Undefined and Undeclared in JavaScript Tutorial

In this section, we will learn what the undefined and undeclared means and their implementations in JavaScript.

What is Undefined in JavaScript? And What Does Undefined Mean?

By default, when we first create a variable in JavaScript and don’t initialize it with a value, that variable will get the value `undefined`.

The `undefined` value basically means the target variable does not have a value stored to it yet.

Example: undefined value in JavaScript

let name;




How to check undefined in JavaScript? JavaScript Undefined and typeof Operator

We can use the `typeof` operator to check and see if the current value of a variable is undefined.

If you’re not familiar with the typeof operator, please check the related section. But in short, we put the target variable on the right side of this operator and it will return a value of type string, declaring the type of the value that is stored in the target variable.

Example: check if undefined in JavaScript via if statement

let name; 
if (typeof name == "undefined"){
  document.getElementById("output").innerText = `There's no value in the 'name' variable`;
  document.getElementById("output").innerText =`${name}`;

What is JavaScript Undeclared?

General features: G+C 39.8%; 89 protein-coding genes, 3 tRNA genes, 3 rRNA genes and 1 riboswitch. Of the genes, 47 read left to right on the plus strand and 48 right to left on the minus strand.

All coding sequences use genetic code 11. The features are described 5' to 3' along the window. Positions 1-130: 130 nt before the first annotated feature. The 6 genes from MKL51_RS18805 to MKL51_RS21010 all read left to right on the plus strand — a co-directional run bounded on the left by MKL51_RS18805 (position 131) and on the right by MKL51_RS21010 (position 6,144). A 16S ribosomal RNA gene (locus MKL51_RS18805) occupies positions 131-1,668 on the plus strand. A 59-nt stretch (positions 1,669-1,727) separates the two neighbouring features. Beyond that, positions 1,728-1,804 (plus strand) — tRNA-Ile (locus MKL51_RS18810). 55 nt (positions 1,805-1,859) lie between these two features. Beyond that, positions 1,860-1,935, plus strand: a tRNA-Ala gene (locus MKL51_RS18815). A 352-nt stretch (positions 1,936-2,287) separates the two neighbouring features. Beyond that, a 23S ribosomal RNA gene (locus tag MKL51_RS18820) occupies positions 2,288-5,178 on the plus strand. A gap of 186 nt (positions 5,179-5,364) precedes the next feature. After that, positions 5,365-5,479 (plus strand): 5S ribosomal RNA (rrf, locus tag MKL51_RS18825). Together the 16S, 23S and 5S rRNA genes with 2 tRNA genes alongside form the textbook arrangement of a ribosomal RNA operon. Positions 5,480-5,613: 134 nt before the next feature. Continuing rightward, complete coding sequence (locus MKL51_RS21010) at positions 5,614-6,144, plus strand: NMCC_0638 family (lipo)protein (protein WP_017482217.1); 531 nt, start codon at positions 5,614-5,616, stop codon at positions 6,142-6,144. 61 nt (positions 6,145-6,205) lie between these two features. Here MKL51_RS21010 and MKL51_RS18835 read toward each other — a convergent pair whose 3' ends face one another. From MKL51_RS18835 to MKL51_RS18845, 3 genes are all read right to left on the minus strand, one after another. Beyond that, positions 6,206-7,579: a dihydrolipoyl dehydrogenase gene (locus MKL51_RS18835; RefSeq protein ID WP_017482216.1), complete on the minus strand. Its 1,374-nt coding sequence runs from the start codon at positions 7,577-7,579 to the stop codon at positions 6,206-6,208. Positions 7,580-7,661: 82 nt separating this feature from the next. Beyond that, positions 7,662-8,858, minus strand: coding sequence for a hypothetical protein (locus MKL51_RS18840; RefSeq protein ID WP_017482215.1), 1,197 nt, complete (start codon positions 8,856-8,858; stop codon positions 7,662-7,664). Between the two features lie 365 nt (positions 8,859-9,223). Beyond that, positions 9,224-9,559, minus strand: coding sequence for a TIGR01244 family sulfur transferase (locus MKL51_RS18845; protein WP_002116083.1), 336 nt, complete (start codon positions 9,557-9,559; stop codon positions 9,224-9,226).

In JavaScript, if we try to access the value of a variable that does not exist, we will get the undeclared error.

Undeclared means the target variable that we’re attempting to access is not in the program or is not in a scope accessible to the part that is currently executing.

Example: throwing undeclared error in JavaScript



Uncaught ReferenceError: fullName is not defined

In this example, do you see the declaration of the `fullName` variable? Basically, do you see any `let fullName;` or `var fullName` or `const fullName` statement? Obviously not!

Even though the `fullName` variable is not declared, we tried to get the value of the variable. In a situation like this, the compiler will return to us the type of error you see on the output.

Note: These types of errors usually appear on the web browser’s console. So you need to open your browser’s console to see the error.

In the Scope section, we will explain this in more detail.

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